Portugal and the Kongo had concluded multiple trading agreements and generally the early relations were positive. Kongo was even guaranteed a monopoly on trade along their coastline and did benefit (albeit unequally) from these arrangements. This commercial relationship characterized much of the early encounters between the two groups. Portuguese traders and communities actually sprung up and became permanent fixtures in the region. As others have mentioned several Kongolese ventured to Portugal for education and historians such as John Thornton conclude that there was a solid understanding of Portuguese culture and society as it was not all that different in organization from that of Kongo.

    Kongo was comprised of large swaths of territories and had a few vassals or loosely affiliated regions as part of its imperial holdings. One such region was that of Ndongo. This was another kingdom the Portuguese were in contact with and one which Kongo was not happy about as it perceived some of the maritime commercial activity as a violation of the monopoly it had concluded with the Portuguese and also the Kongolese king had considered Ndongo as a lesser state under his influence. Ndongo had been rapidly rising in power (aided somewhat by Portuguese involvement). The point is that this growth of Ndongo upset the king of Kongo. In response they tightened trade restrictions with the Portuguese but it was too late. Traders had begun to violate the treaties and begun slave raiding expeditions against the wishes of Kongo. This combined with the fact that Ndongo and other groups were militarily pressuring (some even attacking) Kongo led to its demise (over a long period of time). Internal issues have their place but more recent scholarship argues the Portuguese interference in the local market merely accelerated already existing tensions and issues rather than caused the decline of the kingdom itself (it was not formally apart of Portugal until it was absorbed in Angolan territory much much later)

    Ana Nzinga, sometimes called Njinga was a woman who actually hailed from Ndongo originally. She was removed from power when another claim to the throne asserted a woman could not rule. She eventually seized control of a nearby kingdom Matamba and conquered Ndongo to reclaim her throne. She concluded agreements with the Portuguese as well and obtained firearms through trade deals. Eventually she became upset over issues with the slave trade however and refused to continue trading with the Portuguese. As other's have said she successfully launched military campaigns against the Portuguese and had quite a few impressive victories (she led these troops in person herself and her victories came even without the help of the Dutch). She eventually manipulated internal divisions between the Portuguese and Dutch and for a time fought with the Dutch against the Portuguese (Similarly to Samori Toure in Guinea about two centuries later). The Dutch were eventually defeated but Nzinga continued to lead troops against Portugal for many years afterwords even though after a time she was forced to resort to guerilla methods.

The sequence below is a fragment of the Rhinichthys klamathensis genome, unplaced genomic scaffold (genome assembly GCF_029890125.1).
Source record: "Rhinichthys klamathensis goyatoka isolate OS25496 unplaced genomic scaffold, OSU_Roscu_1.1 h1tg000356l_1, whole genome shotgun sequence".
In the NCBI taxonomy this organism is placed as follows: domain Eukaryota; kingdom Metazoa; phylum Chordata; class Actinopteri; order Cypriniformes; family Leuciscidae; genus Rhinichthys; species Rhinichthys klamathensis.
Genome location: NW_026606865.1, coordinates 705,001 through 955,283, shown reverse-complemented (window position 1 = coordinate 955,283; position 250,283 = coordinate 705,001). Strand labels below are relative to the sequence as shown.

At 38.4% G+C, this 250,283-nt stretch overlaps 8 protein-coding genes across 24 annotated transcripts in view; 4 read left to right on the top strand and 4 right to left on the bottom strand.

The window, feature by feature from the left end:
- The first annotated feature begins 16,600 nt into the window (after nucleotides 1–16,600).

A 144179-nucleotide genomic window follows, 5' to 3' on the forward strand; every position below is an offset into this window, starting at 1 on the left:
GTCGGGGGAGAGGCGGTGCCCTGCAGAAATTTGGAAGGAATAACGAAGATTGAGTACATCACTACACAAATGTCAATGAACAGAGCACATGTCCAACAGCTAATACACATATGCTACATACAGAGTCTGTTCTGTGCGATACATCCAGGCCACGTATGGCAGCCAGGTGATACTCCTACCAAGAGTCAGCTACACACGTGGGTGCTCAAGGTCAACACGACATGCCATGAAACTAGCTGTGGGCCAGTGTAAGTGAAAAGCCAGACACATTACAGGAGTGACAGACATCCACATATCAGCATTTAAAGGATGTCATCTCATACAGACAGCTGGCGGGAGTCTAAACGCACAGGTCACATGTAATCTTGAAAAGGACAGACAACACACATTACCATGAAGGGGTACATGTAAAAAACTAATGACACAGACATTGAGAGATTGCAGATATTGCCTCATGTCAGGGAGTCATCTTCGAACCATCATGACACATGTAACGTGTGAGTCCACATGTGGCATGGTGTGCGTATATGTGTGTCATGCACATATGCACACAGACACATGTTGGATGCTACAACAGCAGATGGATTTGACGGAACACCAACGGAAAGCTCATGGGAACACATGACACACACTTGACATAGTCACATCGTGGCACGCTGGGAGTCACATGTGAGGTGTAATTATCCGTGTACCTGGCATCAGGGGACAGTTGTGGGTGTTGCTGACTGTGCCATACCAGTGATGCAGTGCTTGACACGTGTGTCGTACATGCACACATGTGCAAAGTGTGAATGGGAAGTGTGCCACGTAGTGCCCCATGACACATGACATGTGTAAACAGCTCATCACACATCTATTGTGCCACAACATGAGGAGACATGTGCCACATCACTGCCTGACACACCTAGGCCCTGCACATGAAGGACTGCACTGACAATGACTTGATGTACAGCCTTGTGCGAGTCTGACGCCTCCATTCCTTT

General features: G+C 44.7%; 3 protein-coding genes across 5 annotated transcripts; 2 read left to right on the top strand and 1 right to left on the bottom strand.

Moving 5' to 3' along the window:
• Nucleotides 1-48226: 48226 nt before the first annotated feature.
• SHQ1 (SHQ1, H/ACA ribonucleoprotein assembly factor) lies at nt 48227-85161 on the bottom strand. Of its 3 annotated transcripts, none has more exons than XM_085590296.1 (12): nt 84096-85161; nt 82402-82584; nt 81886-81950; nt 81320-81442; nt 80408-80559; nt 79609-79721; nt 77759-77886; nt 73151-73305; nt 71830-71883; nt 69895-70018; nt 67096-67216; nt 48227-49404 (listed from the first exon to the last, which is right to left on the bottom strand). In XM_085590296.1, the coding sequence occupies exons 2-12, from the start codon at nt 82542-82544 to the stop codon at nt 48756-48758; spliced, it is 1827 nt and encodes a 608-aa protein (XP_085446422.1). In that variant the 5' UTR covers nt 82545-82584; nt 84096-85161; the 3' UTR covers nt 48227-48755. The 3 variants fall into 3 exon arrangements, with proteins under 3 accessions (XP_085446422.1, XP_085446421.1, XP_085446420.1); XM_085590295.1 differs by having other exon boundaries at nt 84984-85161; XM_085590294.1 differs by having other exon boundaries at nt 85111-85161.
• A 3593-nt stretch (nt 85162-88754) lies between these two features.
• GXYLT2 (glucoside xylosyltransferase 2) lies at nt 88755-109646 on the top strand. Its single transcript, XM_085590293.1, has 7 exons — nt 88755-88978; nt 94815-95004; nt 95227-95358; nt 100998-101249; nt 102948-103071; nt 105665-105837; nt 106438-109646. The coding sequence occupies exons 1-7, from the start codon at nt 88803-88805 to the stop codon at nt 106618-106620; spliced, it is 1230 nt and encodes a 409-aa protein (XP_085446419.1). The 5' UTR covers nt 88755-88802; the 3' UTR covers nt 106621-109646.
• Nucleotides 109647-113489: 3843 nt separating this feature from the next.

Today she is revered in Angola as a figure of resistance and for her political skills. Jan Vansina was an early pioneer covering the history of the area making use of Kongolese sources among other things.
     
    Last edited: Dec 18, 2019
    Uberfrog and hobbsyoyo like this.
  14. Askia Muhammad

    Askia Muhammad Chieftain

    Joined:
    Aug 15, 2019
    Messages:
    29
    Gender:
    Male
    Also Kongo had significant standing army before the Portuguese arrived. It was a highly centralized society with much complexity about its social order and governmental organization.
     
  15. Lonecat Nekophrodite

    Lonecat Nekophrodite King

    Joined:
    Jan 10, 2019
    Messages:
    618
    Gender:
    Male
    How did Kongolese 'Army' looks like by the time Portugese arrived. and by the time they bought portugese arquebuses
     
  16. leif erikson

    leif erikson Game of the Month Fanatic Administrator Supporter GOTM Staff

    Joined:
    Feb 2, 2003
    Messages:
    26,421
    Location:
    Plymouth, MA
  17. Askia Muhammad

    Askia Muhammad Chieftain

    Joined:
    Aug 15, 2019
    Messages:
    29
    Gender:
    Male
    Prior to meeting the Portuguese, the Kongo utilized primarily iron-based weapons including but not limited to swords and axes. Blacksmiths played an important cultural and practical purpose in Kongolese society. They were tied in many ways to religious practices and the Kongo empire had extensive trading connections that allowed it to field a large iron-based military and also iron tools and trinkets played important cultural roles. Blacksmiths were considered to be far more than simple artisans.

    Kongo traded largely slaves but also other commodities to the Portuguese in exchange for European luxuries, cloth, and firearms. Kongolese iron was actually of better quality than most European iron/steel due to its higher carbon content and masterful work by Kongolese blacksmiths. Portuguese only traded finished iron in the form of firearms to the Kongo because otherwise the Kongolese iron was superior.

    After trade began the Kongo and other kingdoms in the area utilized some musket technology but also a great deal of flintlock based firearms (not arquebuses). The advantages are obvious in that it takes far less training to be effective with a firearm than combat with melee weapons. The later firearms did give kingdoms that utilized them a distinct advantage though. It is important to state that the "technological" advantages of European weaponry have been greatly overstated and weren't clearly pronounced until the mid-nineteenth century with weapons like the Maxim gun.